We help patients manage the known risk factors like high cholesterol and smoking. We start them on a medication to prevent new strokes from happening, either low-dose aspirin or another platelet inhibitor or a blood thinner. People with AFib (atrial fibrillation) are prone to forming clots in the heart and do much better on anti-coagulation. We do an echocardiogram to be sure there is no blood clot in the heart. Sometimes we send patients home with a loop monitor to record the heart rhythm for up to a month. The longer you monitor the heart rhythm, the more often you pick up AFib.

Q: Are there any new developments in the treatment of multiple sclerosis?

A. MS is a less common disease, but it has a huge effect on patients’ lives since it often strikes when they are young adults.  It’s an autoimmune disease, which means the patient’s own immune system is attacking the nerve fibers in the brain. The attacks can cause loss of vision in one eye, or double vision, or weakness or numbness in the arms or legs.  The symptoms usually get better after a few weeks, at least early on, but later the symptoms persist and the patient gets progressively worse.  If you look at brain MRI images, you can see little plaques in the white matter of the brain. MS attacks the myelin coating of the nerve fibers and slows down neurotransmission. In the early stages, the attacks are limited. As the disease progresses, you lose different areas of function. There can be weakness, spasticity, or inability to walk. When I was doing my neurology residency training in the early 1990s, nothing was available to treat MS.

Now, there are a lot of drugs that actually prevent MS attacks. One of the newest is ocrelizumab, an antibody treatment given as an infusion every six months. It costs about $65,000 a year, and fortunately, is covered by most health insurance including Medicaid.

Q: And you have specialists who treat MS?

A. We have a great MS program led by a physician-scientist, Dr. Jaime Imitola. He is doing basic science research into the causes of MS by studying stem cells in the spinal fluid of MS patients.  Dr. Imitola is involved in patient advocacy and the National MS Society.  He helped create the guidelines for COVID vaccination for MS patients.  He recently received the 2020 Inspiration Award from the National MS Society.   We also have an amazing nurse practitioner for MS, Marina Creed.  She received the 2021 UConn Nightingale Award for excellence in nursing.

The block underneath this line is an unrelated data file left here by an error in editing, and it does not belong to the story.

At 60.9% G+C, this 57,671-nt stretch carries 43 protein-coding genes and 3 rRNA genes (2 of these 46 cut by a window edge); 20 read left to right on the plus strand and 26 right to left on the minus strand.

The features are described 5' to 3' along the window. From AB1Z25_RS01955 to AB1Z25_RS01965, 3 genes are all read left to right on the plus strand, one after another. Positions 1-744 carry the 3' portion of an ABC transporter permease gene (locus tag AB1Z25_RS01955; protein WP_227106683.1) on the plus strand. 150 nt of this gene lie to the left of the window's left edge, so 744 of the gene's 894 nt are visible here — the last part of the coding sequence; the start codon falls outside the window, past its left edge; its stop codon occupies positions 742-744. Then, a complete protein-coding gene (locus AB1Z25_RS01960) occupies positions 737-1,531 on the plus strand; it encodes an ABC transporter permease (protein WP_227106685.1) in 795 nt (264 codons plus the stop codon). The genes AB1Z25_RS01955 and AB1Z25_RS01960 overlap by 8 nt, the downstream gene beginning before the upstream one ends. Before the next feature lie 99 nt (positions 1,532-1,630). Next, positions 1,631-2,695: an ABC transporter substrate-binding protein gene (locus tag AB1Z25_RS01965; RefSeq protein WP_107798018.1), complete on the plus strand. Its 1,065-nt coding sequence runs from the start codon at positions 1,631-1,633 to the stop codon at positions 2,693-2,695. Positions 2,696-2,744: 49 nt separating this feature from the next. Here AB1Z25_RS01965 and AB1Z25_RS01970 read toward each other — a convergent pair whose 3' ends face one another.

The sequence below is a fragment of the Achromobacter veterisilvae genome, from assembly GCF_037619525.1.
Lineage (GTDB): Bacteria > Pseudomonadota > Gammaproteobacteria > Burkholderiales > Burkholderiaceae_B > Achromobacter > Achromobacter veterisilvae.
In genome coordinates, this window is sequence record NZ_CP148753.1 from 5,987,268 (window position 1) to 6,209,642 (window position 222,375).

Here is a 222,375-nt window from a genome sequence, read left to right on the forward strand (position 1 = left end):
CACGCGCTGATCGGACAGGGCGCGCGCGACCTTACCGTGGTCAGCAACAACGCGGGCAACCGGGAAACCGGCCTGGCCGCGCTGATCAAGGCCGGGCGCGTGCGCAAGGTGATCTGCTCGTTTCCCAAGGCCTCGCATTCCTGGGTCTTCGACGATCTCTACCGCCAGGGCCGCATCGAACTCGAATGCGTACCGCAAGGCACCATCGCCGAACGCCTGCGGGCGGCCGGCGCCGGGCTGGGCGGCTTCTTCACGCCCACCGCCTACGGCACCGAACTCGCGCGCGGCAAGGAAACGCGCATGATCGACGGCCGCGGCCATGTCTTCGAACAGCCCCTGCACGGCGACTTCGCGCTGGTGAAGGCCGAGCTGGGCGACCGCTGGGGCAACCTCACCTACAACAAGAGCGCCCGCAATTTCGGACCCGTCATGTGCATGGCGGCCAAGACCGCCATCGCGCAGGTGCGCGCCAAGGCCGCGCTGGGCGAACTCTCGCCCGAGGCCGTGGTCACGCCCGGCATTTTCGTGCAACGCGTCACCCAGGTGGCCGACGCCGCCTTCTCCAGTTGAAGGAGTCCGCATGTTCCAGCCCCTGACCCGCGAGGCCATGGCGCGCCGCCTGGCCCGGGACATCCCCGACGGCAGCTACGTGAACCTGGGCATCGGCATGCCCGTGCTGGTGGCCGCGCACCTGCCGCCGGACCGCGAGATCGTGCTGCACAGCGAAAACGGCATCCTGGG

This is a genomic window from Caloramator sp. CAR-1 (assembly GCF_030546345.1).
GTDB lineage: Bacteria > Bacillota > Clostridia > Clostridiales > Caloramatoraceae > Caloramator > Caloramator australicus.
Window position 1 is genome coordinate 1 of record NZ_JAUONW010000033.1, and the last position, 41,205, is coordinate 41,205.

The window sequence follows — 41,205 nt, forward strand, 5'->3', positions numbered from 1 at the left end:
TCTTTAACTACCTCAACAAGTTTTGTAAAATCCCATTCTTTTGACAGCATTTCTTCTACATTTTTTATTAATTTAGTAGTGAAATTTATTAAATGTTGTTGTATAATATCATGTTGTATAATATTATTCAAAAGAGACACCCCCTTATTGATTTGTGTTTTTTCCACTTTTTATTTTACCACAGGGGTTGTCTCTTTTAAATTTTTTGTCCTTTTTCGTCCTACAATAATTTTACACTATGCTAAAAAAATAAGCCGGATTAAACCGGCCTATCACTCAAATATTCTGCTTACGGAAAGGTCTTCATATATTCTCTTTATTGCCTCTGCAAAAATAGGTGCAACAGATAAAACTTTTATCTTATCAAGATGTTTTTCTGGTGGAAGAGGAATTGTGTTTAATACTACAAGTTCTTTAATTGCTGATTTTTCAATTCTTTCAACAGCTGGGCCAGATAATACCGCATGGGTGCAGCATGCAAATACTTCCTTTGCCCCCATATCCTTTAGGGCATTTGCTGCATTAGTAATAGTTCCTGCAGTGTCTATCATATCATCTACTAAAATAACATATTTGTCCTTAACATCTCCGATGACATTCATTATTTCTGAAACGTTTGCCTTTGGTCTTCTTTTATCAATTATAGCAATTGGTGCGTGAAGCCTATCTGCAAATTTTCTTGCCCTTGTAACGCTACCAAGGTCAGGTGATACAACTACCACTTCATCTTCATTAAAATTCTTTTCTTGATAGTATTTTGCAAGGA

Q. Movement disorders are another major area of neurology. Any new developments here?

A. Movement disorders are conditions where people either have too much movement, like tremors, tics, or chorea (quick random movements) or too little movement, like dystonia, where certain muscles become stiff.  One of the most common movement disorders is Parkinson’s disease, where people have slowed movement, tremors, stiffness, and balance problems.  More than half the patients in our Movement Disorders Program have Parkinson’s disease.  Since it affects a lot of the activities of daily living, it can be a big challenge for patients and their families to deal with.  We have a new program for this called Supportive Care and Planning, which is spearheaded by the Director of the Movement Disorders program, Dr. Bernardo Rodrigues, and an advanced practice nurse, Elaine Cournean.  This program helps patients and their families meet the challenges of the disease so they can achieve their best quality of life.

Q:  I heard that UConn is developing a program for normal pressure hydrocephalus. Can you tell us about that?

A. Some of the patients referred to our Movement Disorders Center for symptoms of Parkinson’s Disease don’t actually have Parkinson’s.  When we look at their brain MRI, the cerebral ventricles (fluid-filled cavities in their brains) are enlarged. This suggests a condition called normal pressure hydrocephalus or NPH. The fluid is not being reabsorbed normally and causes pressure on the brain that can cause difficulty in walking, slowed thinking, and bladder incontinence. NPH can be treated surgically by inserting a tube into the lateral ventricle that drains the excess fluid continually into the abdomen where it can be reabsorbed. That’s called a ventriculoperitoneal (VP) shunt.  Removing the fluid can quickly reverse the symptoms in appropriate patients. But before sending the patient to the neurosurgeon, we need to identify who is going to get better.  As a test, we do a lumbar puncture, take out a fairly large volume of fluid and determine whether they are better in thinking and walking after the spinal tap. We are starting a new program to do this assessment, led by Dr. Neha Prakash.  She coordinates a multidisciplinary evaluation over a single day.  She has recruited neuropsychologists and physical therapists to test these patients before and after the spinal tap, so she can make the best prediction of who is going to get better. It’s a great example of how we can pull together all of the expertise available at UConn to provide the best care for  our patients.

Alix Boyle’s work has appeared in a variety of publications, including The New York Times and Bloomberg News. She lives on the Connecticut shoreline with her husband, Josh, and Helen of Troy, a pug who rules their home.

Photography courtesy of UConn Health